This brings me to my second challenge--the challenge of long trials. This is an increasingly urgent problem, both in civil and criminal litigation. Not too many years ago, it was not uncommon for murder trials to be over in five to seven days. Now they last five to seven months in many cases and some go on for years.
The length of civil trials is also increasing. For example, in 1996 the average length of a trial at the Vancouver Law Courts was 12.9 hours. Six years later, the average length had doubled to 25.7 hours. This trend is consistent with developments in other jurisdictions throughout Canada, although not all have such complete statistics.
There are a number of reasons why trials seem to have taken on a life of their own. On the criminal side, the Canadian Charter of Rights and Freedoms has had a significant impact on the criminal trial process. Charter pretrial motions regularly last two or three times longer that the trial itself. Changes in the law of evidence have also increased litigation and length in trials. And we have a lot more technological scientific evidence, which in justice should be coming in but which often takes a lot of time.
On the civil side, there are also a number of reasons why trials have become longer. Although Canadian rules of procedure impose limits on examinations for discovery, some argue that they are still too broad and allow the parties to canvas issues that may not be relevant or really helpful. This can result in longer and more expensive discoveries and a greater volume of evidence being placed before the trier of fact at trial. The expanded use of expert witnesses has also, some argue, lengthened trials.
Efforts at reform are underway. On the criminal side, a recent report by the Ontario Court of Justice makes a number of recommendations to improve efficiency and effectiveness of judicial pre-trial conferences with a view to improving the efficiency of criminal trials. The Ontario government recently launched a process to suggest reforms to the provincial civil justice system and a similar review is underway in British Columbia.
The third challenge I would like to talk about is challenge to delays in the justice system; delays in the processing of cases. Here again the problem afflicts both the criminal and civil side.
On the criminal side, delays in proceedings may result in serious cases being stayed since the Charter guarantees a trial within a reasonable time. Delays may also result in lengthy periods of incarceration for the accused person prior to trial. Even where the accused is out on bail, the stress of ongoing proceedings and the upcoming ever-deferred trial may be considerable. Witnesses are less likely to be reliable when testifying to events that transpired many months or even years before the trial. Not only is there an erosion of the witness's memory with the passage of time, but there is an increased risk that a witness may not be available to testify through ordinary occurrences of sickness and death. As a delay increases swift predictable justice, which is the most powerful deterrent of crime, diminishes. These personal and social costs are incalculable.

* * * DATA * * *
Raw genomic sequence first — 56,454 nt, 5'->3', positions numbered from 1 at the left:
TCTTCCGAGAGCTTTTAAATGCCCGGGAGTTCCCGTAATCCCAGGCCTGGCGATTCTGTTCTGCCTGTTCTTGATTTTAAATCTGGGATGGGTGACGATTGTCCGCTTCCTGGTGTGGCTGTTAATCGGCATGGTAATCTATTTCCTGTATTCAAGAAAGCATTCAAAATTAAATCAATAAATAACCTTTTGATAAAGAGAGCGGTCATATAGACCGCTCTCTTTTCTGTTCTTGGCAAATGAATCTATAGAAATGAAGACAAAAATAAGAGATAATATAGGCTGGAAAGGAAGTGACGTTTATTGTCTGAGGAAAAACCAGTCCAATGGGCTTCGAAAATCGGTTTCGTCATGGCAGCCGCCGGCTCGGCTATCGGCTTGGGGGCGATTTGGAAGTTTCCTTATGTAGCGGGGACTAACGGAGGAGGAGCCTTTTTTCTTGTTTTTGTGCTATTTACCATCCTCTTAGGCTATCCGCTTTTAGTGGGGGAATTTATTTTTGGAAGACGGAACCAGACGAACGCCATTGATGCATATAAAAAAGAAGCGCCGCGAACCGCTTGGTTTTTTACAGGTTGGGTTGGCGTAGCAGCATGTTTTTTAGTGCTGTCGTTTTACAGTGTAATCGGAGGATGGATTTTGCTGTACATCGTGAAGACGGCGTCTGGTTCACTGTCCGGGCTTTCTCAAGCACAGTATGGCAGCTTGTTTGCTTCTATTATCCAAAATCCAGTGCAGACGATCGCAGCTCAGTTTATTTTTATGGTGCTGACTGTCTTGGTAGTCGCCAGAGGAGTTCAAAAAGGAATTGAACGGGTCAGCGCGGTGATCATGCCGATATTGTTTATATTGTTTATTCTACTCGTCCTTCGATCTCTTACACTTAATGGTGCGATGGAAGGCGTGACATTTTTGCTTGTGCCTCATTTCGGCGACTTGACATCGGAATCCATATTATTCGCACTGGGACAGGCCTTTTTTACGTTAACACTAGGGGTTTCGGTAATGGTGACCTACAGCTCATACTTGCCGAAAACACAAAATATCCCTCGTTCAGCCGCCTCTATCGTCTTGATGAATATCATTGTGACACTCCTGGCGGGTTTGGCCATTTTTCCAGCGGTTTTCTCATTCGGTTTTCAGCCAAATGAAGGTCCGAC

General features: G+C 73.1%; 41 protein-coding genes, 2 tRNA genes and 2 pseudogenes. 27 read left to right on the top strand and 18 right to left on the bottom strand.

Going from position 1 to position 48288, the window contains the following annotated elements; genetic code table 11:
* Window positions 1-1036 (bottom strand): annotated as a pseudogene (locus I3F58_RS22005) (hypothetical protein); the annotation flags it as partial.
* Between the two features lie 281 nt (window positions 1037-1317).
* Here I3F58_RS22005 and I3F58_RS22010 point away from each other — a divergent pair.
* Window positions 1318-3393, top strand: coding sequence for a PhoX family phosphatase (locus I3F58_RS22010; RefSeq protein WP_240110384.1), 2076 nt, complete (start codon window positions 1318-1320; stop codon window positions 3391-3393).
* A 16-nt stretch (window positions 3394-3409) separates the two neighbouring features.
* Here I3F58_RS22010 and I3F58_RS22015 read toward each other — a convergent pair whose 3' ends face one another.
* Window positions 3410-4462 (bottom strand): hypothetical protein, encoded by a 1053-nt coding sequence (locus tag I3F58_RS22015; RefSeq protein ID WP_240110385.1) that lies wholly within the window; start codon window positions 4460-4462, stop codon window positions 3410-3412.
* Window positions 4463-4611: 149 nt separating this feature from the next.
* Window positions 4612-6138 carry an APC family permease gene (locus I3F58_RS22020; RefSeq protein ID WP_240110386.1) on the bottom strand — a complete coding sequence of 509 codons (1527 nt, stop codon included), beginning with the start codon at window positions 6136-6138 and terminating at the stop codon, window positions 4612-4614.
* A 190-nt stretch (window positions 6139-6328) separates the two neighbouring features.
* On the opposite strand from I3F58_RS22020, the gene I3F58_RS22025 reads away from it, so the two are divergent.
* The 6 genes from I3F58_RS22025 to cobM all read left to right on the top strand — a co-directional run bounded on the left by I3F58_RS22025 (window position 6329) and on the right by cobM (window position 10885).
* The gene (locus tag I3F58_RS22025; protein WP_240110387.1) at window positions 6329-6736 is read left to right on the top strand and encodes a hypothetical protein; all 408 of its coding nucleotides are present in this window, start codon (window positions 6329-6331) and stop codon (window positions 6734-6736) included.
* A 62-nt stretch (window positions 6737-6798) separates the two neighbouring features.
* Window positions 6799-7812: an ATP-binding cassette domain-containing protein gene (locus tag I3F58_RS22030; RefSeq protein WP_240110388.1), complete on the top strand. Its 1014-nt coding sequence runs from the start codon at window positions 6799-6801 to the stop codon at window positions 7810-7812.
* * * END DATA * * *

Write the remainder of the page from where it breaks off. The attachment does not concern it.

On the civil side, different but similar problems arise. Whether the litigation has to do with a business dispute or a family matter, people need prompt resolution so that they can get on with their lives. They cannot wait for years for an answer. When delay becomes too great, the courts may no longer be an option. People look for other alternatives or they simply give up on justice.
Courts have been promoting various forms of outer court mediation and arbitration as an effective way of achieving settlement and dealing with many civil cases. This is good but the fact is, I believe, some cases can and should go to court. They raise legal issues that should be considered by the courts for the good of the litigants and for the development of the law.
Now again I don't want to give the impression that all is bleak. Ten years ago in Ontario, civil appeals were taking two to three years from the date of perfection, that's when the record is perfected, to be heard. Criminal appeals were not far behind. They were being heard one and a half to two years from the date of perfection. Today the time required for bringing appeals on for hearing has been greatly reduced.
In a recent speech, Ontario Court of Appeal Justice Michael Moldaver noted the solution to delays in the justice system is not to hire more judges but for the court to take control of the process from the litigants and put it back in the hands of the judges. That appears to be what happened in Ontario. Within a space of 18 months the backlog was gone. Several appeals in Ontario are now being heard I'm told within nine to 12 months of perfection and criminal even sooner.
Finally I'd like to speak about a very difficult subject and one that the law is only belatedly coming to recognize. This is the challenge presented by intractable endemic social problems including drug addiction and mental illness.